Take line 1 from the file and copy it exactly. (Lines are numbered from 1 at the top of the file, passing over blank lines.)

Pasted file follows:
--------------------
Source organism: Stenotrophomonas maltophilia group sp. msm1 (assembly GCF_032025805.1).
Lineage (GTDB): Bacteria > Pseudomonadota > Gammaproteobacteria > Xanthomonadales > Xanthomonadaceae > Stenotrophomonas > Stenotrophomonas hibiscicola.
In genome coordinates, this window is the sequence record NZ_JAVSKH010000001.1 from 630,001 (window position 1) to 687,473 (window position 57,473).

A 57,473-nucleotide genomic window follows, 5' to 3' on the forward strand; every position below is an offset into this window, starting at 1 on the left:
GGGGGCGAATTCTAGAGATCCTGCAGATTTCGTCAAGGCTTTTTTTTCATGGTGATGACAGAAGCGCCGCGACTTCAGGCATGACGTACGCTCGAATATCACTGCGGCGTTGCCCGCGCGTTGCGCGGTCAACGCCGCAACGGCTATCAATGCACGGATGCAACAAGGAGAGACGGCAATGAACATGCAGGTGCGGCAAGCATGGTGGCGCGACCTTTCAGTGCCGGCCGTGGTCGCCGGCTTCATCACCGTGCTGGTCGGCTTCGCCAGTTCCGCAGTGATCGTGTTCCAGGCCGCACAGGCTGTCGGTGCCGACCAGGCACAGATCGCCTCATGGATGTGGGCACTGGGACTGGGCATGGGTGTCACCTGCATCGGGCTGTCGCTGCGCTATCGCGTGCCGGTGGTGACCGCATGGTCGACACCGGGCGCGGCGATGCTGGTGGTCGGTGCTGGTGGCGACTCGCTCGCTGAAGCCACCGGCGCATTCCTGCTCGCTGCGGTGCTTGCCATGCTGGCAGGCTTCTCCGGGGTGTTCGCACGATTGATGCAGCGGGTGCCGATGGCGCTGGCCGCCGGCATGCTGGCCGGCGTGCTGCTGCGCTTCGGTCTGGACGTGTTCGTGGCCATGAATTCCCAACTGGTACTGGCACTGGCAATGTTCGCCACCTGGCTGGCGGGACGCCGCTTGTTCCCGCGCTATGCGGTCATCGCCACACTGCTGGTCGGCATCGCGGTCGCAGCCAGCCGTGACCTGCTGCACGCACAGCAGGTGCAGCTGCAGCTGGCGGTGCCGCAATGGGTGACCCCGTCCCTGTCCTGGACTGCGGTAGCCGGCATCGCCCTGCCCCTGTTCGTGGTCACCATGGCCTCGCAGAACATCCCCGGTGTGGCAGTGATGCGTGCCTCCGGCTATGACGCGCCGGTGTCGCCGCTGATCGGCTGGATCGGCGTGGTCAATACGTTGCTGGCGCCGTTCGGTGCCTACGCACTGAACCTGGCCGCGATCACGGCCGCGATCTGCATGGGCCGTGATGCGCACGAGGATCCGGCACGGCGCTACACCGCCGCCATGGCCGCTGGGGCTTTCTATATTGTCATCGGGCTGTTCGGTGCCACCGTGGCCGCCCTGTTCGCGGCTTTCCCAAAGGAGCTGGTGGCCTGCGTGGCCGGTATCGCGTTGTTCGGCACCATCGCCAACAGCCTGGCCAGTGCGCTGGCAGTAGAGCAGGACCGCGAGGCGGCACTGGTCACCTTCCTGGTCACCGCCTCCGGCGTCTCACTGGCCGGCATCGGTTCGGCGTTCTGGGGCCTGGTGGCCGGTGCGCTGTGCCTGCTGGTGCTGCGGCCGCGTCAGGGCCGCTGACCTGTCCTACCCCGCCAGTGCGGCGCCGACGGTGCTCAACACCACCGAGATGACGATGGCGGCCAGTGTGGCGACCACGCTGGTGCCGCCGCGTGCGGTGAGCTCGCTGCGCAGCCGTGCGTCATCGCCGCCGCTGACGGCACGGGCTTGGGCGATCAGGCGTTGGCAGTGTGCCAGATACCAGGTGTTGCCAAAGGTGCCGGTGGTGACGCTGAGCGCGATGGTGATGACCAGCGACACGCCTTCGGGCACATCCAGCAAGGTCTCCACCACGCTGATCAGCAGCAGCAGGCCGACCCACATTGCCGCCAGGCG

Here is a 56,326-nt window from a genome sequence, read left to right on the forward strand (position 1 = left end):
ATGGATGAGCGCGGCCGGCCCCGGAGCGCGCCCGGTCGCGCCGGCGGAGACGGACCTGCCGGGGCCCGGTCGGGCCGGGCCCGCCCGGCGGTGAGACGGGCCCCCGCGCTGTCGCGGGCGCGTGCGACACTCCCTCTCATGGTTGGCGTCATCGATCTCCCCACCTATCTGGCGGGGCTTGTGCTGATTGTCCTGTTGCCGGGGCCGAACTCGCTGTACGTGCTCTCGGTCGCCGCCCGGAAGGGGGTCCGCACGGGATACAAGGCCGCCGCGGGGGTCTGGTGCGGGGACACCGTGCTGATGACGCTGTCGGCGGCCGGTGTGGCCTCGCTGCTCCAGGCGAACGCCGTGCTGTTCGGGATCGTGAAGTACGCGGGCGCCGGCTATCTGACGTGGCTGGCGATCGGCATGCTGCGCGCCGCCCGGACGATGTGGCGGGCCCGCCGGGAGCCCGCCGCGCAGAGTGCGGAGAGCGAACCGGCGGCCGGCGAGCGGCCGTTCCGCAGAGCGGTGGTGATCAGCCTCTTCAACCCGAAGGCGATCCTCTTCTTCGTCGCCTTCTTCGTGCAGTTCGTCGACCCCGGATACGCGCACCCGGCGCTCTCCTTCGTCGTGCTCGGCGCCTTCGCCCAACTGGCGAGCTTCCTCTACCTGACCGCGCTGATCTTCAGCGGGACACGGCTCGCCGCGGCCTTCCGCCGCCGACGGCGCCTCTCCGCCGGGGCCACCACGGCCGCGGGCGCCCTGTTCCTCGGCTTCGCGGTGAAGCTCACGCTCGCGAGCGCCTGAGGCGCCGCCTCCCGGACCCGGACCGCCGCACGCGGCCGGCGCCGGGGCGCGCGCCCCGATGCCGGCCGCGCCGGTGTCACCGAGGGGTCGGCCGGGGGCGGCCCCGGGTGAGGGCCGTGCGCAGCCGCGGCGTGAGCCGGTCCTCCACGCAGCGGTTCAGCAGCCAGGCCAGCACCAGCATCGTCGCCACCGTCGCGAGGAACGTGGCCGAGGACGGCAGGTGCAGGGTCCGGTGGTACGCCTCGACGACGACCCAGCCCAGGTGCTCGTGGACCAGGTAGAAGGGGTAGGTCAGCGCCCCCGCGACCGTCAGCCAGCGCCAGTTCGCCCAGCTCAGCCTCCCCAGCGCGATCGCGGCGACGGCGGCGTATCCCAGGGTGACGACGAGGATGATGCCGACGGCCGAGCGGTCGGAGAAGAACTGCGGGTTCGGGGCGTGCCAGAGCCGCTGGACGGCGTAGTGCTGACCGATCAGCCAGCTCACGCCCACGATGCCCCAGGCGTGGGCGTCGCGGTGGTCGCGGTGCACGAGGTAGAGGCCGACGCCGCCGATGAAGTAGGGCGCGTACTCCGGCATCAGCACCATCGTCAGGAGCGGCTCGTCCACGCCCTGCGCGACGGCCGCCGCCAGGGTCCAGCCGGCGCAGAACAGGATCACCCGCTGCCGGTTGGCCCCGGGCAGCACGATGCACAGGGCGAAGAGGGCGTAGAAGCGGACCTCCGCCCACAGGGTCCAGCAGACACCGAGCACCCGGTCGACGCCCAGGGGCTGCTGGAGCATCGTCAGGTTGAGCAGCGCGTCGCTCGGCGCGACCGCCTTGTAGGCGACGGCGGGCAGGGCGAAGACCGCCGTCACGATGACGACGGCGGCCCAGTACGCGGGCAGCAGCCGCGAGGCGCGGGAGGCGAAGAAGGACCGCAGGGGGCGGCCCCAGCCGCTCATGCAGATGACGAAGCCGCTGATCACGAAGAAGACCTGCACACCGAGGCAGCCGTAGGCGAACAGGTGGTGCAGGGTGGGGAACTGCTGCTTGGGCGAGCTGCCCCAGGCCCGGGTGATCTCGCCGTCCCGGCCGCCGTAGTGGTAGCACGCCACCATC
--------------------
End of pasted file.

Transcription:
Source organism: Stenotrophomonas maltophilia group sp. msm1 (assembly GCF_032025805.1).